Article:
Between Hype and Revolution

Electric cars will bring fundamental changes to mobility in the future—and therefore also to car makers, in the form of new opportunities.

Somewhere along the line, every innovation reaches a turning point. The triumphal march of cars with combustion engines took off in 1912 when Charles Kettering, a teacher from Ohio, installed an electric starter motor in place of the troublesome crank. That invention abruptly decided the head-to-head race between gasoline- and electricity-powered cars at the time. But precisely the system that was once left behind is now making a comeback. More powerful than before, more sophisticated than ever, for many people it represents the cleanest solution for the mobility needs of tomorrow. Suddenly everyone is charged up. Not only the established car makers are electrified. New players like computer manufacturers and software giants are entering the field as well. But everyone is still waiting for the crucial breakthrough, the initial spark. The milestone that enables a major revolution to emerge from the hype and the dream. The Taycan could play an important role here. Porsche’s first all-electric sports car is leading the development of electric vehicles on the road to a new era. The three individuals profiled on the next few pages—Teuta Demaili, Otmar Bitsche, and Alexander Pollich—are examples of how Porsche is charting a new course.

Electromobility is already present in many forms. Electric trains, subways, streetcars, car-sharing fleets, bicycles, and scooters are a common sight on the roads, especially in cities. For now, cars are still crucial to individual mobility. More than three million electric cars were registered around the world in 2018. While Germany accounted for “only” 36,062 of these, the United States cracked the one-million mark. And the worldwide demand for cars continues to rise. In 2010 the European Union was showing passenger transportation statistics of 6.5 billion kilometers a year. By 2030, that already huge number is expected to increase by as much as 30 percent. Around one-quarter of these kilometers are covered by car, and that will probably remain the case over the next two decades. One billion cars on the world’s roads are therefore not nearly enough. The drive system will not be the only critical factor. Charging infrastructure, battery capacity, lower weight, innovative parking models, creative services, and greater connectivity up to and including self-driving cars are megatrends, all with the aim of enabling people to choose different types of mobility for different situations. May everyone enjoy a pleasant journey!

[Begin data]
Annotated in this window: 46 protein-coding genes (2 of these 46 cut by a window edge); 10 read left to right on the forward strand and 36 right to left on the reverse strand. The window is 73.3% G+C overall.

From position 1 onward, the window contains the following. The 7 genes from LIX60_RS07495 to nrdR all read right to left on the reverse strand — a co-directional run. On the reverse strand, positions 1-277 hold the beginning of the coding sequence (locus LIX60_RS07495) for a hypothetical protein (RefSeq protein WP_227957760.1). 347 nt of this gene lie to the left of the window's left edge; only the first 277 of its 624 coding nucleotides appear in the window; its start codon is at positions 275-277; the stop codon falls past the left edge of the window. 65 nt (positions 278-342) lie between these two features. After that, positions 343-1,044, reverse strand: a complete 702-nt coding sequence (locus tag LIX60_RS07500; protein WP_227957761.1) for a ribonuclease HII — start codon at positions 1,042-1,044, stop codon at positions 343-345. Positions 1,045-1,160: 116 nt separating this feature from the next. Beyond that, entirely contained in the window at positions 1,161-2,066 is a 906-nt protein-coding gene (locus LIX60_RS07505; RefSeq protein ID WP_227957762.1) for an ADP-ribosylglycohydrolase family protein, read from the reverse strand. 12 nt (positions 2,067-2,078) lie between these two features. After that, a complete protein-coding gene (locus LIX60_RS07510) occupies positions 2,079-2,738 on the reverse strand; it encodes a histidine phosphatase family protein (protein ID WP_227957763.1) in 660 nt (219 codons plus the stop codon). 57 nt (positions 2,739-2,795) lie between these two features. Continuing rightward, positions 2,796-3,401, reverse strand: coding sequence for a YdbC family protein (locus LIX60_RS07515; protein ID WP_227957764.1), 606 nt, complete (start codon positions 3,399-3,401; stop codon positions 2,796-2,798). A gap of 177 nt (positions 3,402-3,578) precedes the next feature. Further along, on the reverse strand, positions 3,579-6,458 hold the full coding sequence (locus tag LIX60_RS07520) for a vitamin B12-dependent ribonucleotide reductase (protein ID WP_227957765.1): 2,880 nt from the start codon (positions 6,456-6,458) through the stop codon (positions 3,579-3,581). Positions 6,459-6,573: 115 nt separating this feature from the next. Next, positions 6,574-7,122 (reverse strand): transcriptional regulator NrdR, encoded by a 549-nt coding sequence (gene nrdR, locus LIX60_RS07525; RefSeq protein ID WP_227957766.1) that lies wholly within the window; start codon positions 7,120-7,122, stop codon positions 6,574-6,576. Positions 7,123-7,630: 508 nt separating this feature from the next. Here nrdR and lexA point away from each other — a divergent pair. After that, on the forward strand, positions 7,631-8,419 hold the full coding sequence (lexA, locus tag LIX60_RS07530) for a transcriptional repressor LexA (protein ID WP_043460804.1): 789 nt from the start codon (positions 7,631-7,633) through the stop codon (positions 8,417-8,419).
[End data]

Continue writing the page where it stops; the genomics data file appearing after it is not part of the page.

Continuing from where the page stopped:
The Veteran

Otmar Bitsche, Director of Development Electrics, Electronics, Electromobility

Otmar Bitsche, Director of Development Electrics, Electronics, Electromobility

If you think Otmar Bitsche (62) is doing the same thing today that he did at the age of six, you wouldn’t be far off the mark. He presses the starter button. The electric motor responds within milliseconds. Torque available right from the start enables perfect acceleration before the loop and precisely dosed power before the chicane. The man at the center of all development activities related to the mega-topic of electromobility at Porsche stands at the Carrera slot car course and beams. “Yes, this is a good example of what the drive technology can do,” he says. Bitsche already put an electric car onto the roads back in 1990 with the Fiat Panda. When asked whether he is tackling what might be the biggest task in the automotive industry right now, this electrical engineer nods. “That could well be,“ he says modestly. “The great thing about Porsche is that you always have the feeling you’re not just contributing a component but that you’re an integral part of an overall strategy.”

He goes on to explain that Porsche’s decision to promote electromobility laid the foundation for a completely new strategy at the company. At the end of this year the ­Taycan—a lighthouse project—will go onto the market. In addition to working to expand the range, the company has consistently sought to encourage customer enthusiasm for a purely electric sports car. “We always wanted the charging process to be like fueling,” says Bitsche. “And we’ve achieved that.  Increasing the voltage to 800 was what made that possible. Uncharted territory. Many people are watching closely to see if it works. It does. And amazingly well. For inductive charging, however, there are still some hurdles to overcome. “People tend to underestimate that because it’s so complex,” Bitsche remarks as he pushes the controller to full power. An excellent metaphor for the development of electromobility at Porsche.

The Newcomer

Teuta Demaili, Process planner